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Latest Ornithology Stories

Texas Researchers Sequence Entire Genome Of Scarlet Macaw
2013-05-14 09:24:30

In what is being hailed as a “groundbreaking” advancement in the fields of avian evolution, biology and conservationism, researchers from the Texas A&M University College of Veterinary Medicine & Biomedical Sciences have successfully sequenced the complete genome of a Scarlet macaw.

Changing Eating Habits Of The Hawaiian Petrel And Other Sea Birds Concern Scientists
2013-05-14 08:29:00

Changes in the eating habits of endangered Hawaiian petrels have scientists concerned about the impact that the growth of industrialized fishing will have not only on the seabirds but upon other species of animals as well.

Researchers Discover New Migration Habits Of Manx Shearwater Seabird
2013-05-01 10:35:22

Using cutting-edge tracking devices and data analysis techniques, a group of UK researchers has discovered new migration habits of the Manx Shearwater, a small seabird.

2013-04-18 21:22:22

An Arizona State University biologist and her team have found that the Asian subspecies of great bustard, one of the heaviest birds capable of flight, covers migratory routes of more than 2,000 miles, traveling to and from its breeding grounds in northern Mongolia and wintering grounds in Shaanxi province in China.

Nocturnal Gulls Hunting Behavior Determined By Lunar Cycle
2013-03-28 12:14:40

Swallow-tailed gulls hunt most often under a new moon, when fish come to the surface under the cover of darkness

Researchers Uncover Plight Of Africa's Ancient Penguins
2013-03-27 08:31:01

When you think of penguins you probably think of cold, harsh climates, like those around Antarctica where the Emperor Penguin reigns supreme. However, not all penguin species live in cold regions of the world. In fact, several species live in more tropical climes such as the Galapagos and other equatorial regions.


Latest Ornithology Reference Libraries

Laysan Rail, Porzana palmeri
2014-12-09 12:15:35

The Laysan Rail or Laysan Crake (Porzana palmeri) was a flightless bird native to the Northwest Hawaiian Island of Laysan. This small island was, and still is, an important seabird colony, and sustained numerous native species, including the rail. It became extinct because of habitat loss and by domestic rabbits, and eventually, World War II. Its scientific name is in honor of Henry Palmer, who collected in the Hawaiian Islands for Walter Rothschild. It was a rather small bird, measuring...

Hawaiian Rail, Porzana sandwichensis
2014-12-09 12:12:23

The Hawaiian Rail (Porzana sandwichensis), known also as the Hawaiian Crake or the Hawaiian Spotted Rail, was a rather enigmatic species of minuscule rail that resided on Big Island of Hawaii, but is currently extinct. A dark form and a lighter form are known. There is considerable confusion by the existence of two distinct forms. While it can’t be completely excluded that early specimens were collected on another island, only O’ahu and Kaua’I seem plausible given the history of...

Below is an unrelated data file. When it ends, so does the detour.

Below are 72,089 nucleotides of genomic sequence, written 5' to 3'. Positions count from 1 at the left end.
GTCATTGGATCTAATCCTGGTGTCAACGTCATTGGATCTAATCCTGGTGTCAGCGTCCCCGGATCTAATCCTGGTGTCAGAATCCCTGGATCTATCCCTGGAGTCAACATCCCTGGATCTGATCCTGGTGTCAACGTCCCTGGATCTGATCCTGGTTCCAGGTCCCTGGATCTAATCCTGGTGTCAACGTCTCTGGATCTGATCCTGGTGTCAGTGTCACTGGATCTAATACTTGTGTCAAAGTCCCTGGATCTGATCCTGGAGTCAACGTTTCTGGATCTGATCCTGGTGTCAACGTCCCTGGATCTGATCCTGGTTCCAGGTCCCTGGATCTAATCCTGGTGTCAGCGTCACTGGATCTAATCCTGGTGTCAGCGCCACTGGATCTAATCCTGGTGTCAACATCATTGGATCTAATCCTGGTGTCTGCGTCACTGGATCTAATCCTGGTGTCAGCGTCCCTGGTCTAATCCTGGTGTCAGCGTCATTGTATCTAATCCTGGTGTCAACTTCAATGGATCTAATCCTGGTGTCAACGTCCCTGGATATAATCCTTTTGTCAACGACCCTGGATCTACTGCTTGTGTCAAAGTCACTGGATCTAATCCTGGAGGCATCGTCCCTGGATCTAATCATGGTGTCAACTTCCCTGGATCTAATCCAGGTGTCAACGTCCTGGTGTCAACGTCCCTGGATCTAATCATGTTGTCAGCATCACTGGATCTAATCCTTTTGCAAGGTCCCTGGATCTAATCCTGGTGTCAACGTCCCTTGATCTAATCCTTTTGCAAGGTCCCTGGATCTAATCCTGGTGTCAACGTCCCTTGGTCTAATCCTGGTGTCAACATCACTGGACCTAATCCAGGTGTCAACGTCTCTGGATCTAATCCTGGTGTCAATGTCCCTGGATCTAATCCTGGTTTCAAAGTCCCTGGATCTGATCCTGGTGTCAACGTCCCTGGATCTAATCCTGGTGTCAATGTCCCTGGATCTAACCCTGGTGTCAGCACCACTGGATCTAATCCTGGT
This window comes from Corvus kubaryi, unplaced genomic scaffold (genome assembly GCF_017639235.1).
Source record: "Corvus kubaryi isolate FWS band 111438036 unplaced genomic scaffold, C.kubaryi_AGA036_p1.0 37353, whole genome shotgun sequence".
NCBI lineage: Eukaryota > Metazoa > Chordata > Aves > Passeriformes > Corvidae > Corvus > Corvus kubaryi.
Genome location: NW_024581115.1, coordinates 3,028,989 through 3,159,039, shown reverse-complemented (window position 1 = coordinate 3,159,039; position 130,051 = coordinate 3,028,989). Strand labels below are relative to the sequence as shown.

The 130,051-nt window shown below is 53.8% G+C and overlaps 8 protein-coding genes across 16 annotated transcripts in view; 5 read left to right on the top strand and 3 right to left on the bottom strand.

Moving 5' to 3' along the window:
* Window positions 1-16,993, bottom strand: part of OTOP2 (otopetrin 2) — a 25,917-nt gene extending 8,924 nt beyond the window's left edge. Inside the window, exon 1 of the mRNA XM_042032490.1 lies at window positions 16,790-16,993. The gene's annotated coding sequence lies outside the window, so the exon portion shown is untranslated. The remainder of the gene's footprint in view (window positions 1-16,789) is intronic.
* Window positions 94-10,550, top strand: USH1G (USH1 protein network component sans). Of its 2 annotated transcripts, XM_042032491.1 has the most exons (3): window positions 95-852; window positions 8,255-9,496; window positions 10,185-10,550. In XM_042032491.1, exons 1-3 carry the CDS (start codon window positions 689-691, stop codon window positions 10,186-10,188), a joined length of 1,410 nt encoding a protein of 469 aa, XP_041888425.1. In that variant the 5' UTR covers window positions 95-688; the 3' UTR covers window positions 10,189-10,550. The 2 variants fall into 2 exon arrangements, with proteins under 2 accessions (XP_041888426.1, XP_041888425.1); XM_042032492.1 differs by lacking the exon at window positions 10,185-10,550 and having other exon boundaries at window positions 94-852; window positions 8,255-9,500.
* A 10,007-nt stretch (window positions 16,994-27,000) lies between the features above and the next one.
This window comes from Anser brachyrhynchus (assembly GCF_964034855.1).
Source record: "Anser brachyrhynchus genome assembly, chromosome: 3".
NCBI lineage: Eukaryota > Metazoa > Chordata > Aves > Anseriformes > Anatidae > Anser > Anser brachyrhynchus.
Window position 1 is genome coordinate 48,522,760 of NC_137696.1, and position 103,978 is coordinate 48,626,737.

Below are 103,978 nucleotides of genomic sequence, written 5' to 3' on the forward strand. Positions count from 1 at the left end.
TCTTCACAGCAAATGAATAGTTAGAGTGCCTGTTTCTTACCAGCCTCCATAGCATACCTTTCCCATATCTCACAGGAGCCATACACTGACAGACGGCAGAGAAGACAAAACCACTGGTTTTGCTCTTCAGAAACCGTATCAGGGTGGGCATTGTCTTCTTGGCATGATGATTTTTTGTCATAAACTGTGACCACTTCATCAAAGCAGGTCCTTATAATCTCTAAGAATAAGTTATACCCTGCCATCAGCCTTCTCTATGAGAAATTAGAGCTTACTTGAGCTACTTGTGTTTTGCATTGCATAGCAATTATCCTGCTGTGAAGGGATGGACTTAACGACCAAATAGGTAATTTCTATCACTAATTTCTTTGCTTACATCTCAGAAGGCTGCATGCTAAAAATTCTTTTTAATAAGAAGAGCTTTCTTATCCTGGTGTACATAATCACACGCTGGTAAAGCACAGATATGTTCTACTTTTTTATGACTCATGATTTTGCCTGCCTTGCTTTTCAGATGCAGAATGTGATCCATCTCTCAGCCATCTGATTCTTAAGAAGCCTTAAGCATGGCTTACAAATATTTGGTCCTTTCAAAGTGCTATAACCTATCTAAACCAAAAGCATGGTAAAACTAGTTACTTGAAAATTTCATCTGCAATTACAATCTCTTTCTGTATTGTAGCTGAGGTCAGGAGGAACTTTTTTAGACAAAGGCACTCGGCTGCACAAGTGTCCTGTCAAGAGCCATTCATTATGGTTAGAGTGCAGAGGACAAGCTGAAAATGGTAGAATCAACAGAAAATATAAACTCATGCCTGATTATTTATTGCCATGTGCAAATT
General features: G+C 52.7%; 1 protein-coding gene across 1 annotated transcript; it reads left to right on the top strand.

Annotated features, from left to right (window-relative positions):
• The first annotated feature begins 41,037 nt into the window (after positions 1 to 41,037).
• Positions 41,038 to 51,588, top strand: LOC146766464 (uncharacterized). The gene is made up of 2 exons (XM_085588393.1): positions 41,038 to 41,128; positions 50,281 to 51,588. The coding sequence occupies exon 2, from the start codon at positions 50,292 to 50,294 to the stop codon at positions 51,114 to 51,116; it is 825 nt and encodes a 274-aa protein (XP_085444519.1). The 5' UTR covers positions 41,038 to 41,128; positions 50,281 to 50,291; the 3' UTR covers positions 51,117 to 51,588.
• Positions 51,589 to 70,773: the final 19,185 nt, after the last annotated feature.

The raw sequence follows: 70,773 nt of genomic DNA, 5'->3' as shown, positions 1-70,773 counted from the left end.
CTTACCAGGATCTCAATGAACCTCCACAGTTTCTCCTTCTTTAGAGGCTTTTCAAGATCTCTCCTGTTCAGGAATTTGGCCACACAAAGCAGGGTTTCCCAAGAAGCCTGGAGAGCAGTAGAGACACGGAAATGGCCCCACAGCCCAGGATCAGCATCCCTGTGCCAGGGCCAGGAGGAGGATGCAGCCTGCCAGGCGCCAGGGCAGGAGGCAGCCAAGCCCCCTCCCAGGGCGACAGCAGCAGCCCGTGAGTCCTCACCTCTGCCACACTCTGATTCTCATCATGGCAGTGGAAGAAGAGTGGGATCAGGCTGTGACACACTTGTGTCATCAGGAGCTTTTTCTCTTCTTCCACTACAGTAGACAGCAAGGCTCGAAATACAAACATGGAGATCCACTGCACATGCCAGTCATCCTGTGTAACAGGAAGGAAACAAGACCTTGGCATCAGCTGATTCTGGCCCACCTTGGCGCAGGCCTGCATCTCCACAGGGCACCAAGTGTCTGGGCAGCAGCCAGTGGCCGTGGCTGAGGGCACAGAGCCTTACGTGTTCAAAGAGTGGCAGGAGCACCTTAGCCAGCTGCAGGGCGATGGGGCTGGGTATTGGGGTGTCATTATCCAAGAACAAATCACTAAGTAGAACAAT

Reunion Swamphen, Porphyrio coerulescens
2014-12-09 11:13:20

The Reunion Swamphen (Porphyrio coerulescens), known also as the Reunion Gallinule or Oiseau bleu, is a hypothetical species of extinct rail from Reunion, Mascarensis until now only known from report from travelers. It is rather certain that such a bird once was present on the island. Six reports confirm its existence, and the genus Porphyrio is known as a colonizer of oceanic islands, having evolved into many local endemic species, of which only the Takahe is still found to be living...

Samoan Wood Rail, Gallinula pacifica
2014-12-09 10:45:06

The Samoan Wood Rail (Gallinula pacifica), known also as the Samoan Moorhen, is a nearly flightless rail that is native to the Samoan island of Savai’I, and most likely extinct. As it has evolved adaptations for a more terrestrial lifestyle and at least partly nocturnal habits, it is mostly likely better placed in a distinct genus, Pareudiastes, but this problem hasn’t yet been thoroughly researched. It was known as puna’e to the native Samoans; that was said to relate to the birds...

Mascarene Coot, Fulica newtoni
2014-12-09 10:30:33

The Mascarene Coot (Fulica newtoni) is an extinct species of coot that lived in the Mascarene Islands of Mauritius and Reunion. As it is long known from sub fossil bones found in the Mare aux Songes swamp on the former island, but only assumed from descriptions to also have been present on the latter, remains have more recently been found on Reunion as well. Early traveler’s reports from Mauritius were, in reverse, usually assumed to be in reference to Common Moorhens, but it appears that...

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Word of the Day
ecotone
  • A transitional zone between two communities containing the characteristic species of each.
The word 'ecotone' comes 'eco-' plus a Greek root meaning 'tension'.